OKLAHOMA CITY — On Wednesday, June 29, the House minority caucus chair filed an interim study proposal to examine compensation for wrongful criminal convictions.
Representative Cyndi Munson, D-OKC, says she plans to use the proposed study to evaluate current laws and procedures regarding financial and non-financial compensations to individuals who are wrongfully convicted and subsequently wrongfully incarcerated.
Munson says she has always had an interest in addressing criminal justice policies within Oklahoma, mainly because of the state's high incarceration numbers.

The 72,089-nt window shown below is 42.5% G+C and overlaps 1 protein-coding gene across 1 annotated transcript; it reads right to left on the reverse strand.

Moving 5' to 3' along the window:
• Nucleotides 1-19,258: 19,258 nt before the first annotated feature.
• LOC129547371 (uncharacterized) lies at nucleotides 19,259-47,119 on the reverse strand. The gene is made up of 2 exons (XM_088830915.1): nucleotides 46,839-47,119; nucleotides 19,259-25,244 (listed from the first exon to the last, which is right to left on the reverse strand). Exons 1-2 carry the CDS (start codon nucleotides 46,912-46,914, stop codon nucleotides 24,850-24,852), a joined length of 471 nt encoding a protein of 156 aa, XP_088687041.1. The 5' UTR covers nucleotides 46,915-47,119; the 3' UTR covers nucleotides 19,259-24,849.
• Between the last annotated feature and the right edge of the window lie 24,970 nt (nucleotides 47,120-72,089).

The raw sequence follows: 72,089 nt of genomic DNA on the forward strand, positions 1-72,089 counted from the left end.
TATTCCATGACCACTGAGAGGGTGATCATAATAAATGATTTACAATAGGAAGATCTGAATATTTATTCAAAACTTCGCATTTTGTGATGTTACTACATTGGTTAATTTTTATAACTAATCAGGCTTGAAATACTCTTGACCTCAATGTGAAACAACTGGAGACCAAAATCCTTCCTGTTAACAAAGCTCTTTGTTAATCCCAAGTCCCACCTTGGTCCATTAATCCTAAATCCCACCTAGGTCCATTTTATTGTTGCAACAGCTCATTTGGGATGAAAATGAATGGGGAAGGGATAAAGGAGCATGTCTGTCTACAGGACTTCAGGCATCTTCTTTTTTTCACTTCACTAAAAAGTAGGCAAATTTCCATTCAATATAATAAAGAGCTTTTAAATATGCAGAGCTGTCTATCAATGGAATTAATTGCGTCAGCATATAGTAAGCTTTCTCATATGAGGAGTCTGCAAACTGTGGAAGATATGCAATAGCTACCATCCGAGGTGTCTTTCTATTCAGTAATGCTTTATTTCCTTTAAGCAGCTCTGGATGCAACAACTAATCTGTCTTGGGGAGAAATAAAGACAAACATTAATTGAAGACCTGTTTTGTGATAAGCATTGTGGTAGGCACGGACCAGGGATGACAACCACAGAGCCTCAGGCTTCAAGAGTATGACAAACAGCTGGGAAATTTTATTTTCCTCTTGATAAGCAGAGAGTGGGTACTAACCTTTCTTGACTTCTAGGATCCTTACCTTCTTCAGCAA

"We continue to rank at the top of the list when it comes to the number of people who are incarcerated per capita," said Munson.
Munson explained that although the state has worked on multiple criminal justice reform measures which helped in decreasing prison population and getting Oklahomans back into their communities, there is still more to be done.
“The penalty to the state for wrongfully convicting and incarcerating someone should be compensatory to any citizen living and working in our communities,” Munson said. “With this study, we hope to collect data to help drive this conversation in the legislature to increase accountability within our criminal justice system.”
Interim studies are approved by the Speaker of the House. Decisions on which studies are approved are expected no later than July 29, according to a press release.
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